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A man armed only with a 5ft narwhal tusk has been commended as a hero after footage of him confronting the London Bridge attacker was shared online.
A video from the incident appears to show three men – including one armed with a huge narwhal tusk and another with a fire extinguisher – pursuing the knifeman out onto London Bridge and tackling him to the ground.
The attacker was identified in the early hours of Saturday morning as Usman Khan, 28, from Staffordshire – a convicted terrorist with known links to extremist groups.
Two people were killed during the incident, which is believed to have started in Fishmonger’s Hall, in which an event held by the University of Cambridge’s Criminology department was being held. Three other victims remain in hospital, where they are being treated for their injuries.
Students, academics, and alumni were in attendance, as well as offenders who had been released from prison and were undertaking a programme of rehabilitation – among them is believed to have been Khan, who was imprisoned in 2012 for his part in a plot to bomb the London Stock Exchange.
The Times identified the man with the tusk only as Luckasz, a chef from Poland who is believed to have been working in the hall at the time of the attack.
A photograph allegedly taken in the hall prior to the attack appears to show the enormous ornamental tooth hanging beside a second specimen beside a door. The narwhal’s tusk gives the animal, a type of whale, its nickname “the unicorn of the sea”.
The men have been praised for their quick-thinking actions in the midst of the attack, alongside a number of other members of the public who were seen confronting Khan – who was wearing a fake suicide vest – and even managing to take at least one knife out of his hand.
The Daily Mail reported that one of the men present during the attack was convicted murderer James Ford, who is believed to have been on day release on Friday.
In 2004 he was given a life sentence for murdering Amanda Champion, 21-year-old from Ashford in Kent with learning difficulties.
It is not clear where he was as the scene unfolded, however Champion’s aunt Angela Cox told the Daily Mail that he was “not a hero”, and described him as a “cold-blooded murderer”. The family were reportedly unaware that Ford was on day release on Friday.
Emergency services were called to London Bridge shortly before 2pm, fatally shooting Khan before evacuating the area around the site of the incident, including Borough Market.
London Bridge station was closed and a wide cordon put in place as officers reportedly swept the area for explosive devices.
Thomas Gray said he was among those members of the public who helped tackle the attacker on London Bridge.
He told ITV News: “Me and my colleague Stevie were driving northbound over London Bridge and we sort of came up behind a double-decker bus and we noticed several people jumping over the central reservation out to the right and sort of just peered our heads around and saw there was one chap running away from five guys running him down with a fire extinguisher.
“So Stevie and I just thought what to do, and just ran towards it, left the cars where they were and tried to do our best to apprehend the suspect.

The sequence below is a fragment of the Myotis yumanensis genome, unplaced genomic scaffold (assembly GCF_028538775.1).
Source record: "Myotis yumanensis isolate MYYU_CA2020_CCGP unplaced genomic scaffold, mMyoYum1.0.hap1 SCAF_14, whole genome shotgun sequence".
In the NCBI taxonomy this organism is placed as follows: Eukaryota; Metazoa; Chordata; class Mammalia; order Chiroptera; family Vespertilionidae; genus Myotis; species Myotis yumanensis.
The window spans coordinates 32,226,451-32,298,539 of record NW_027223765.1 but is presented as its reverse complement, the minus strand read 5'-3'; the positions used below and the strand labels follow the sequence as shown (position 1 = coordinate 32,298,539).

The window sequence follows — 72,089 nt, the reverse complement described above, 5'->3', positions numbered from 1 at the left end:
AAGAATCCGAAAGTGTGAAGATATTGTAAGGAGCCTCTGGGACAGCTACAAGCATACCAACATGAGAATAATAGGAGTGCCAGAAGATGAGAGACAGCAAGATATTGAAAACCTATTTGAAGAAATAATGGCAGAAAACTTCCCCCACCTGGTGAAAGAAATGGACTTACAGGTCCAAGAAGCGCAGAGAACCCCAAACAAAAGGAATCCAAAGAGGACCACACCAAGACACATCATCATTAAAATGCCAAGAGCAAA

“When we got there he was wielding two knives, one was duct-taped to his hand so all I could do after the guys had held him down and were pinning him to the ground, tried to stamp as hard as I could on his wrist to try and release the knife as it were.
“Someone kicked the knife away, somewhere northbound up London Bridge and then after that the police armed response were really quick, got there almost instantaneously, and at that point we were told he had a bomb vest so we cleared house and got out the way. At that point, saw a guy get shot a couple of times and then hit the deck. I hid behind a school bus full of little children … got the bus turned around and they went back south over London Bridge.
A large cordon is still in place around the scene of the incident, and a forensics tent has been erected on London Bridge itself as investigations continue.
Speaking on Friday evening, prime minister Boris Johnson praised the bravery of both the emergency services and the members of the public who confronted the attacker.
He said: “My thanks go first of all to the emergency services, the police for their bravery and their professionalism, and to repeat again my thanks to those members of the public who put themselves in harm’s way to protect others and I think they represent the best of our country and I thank them on behalf of the rest of our country.”
Mayor of London Sadiq Khan also commended those who intervened, describing their actions as a display of “breathtaking heroism”.
He said: “What’s remarkable about the images we’ve seen is the breathtaking heroism of members of the public who literally ran towards danger, not knowing what confronted them.
“We do know from the statement given by the assistant commissioner Neil Basu that there appears to be a device on the suspect.
“Members of the public didn’t realise at the time that was a hoax device and they really are the best of us, another example of the bravery and heroism of ordinary Londoners running towards danger, risking their own personal safety to try and save others.
“And I want to say thank you to them on behalf of all Londoners but also because it shows the best of us.”
This article originally appeared on HuffPost.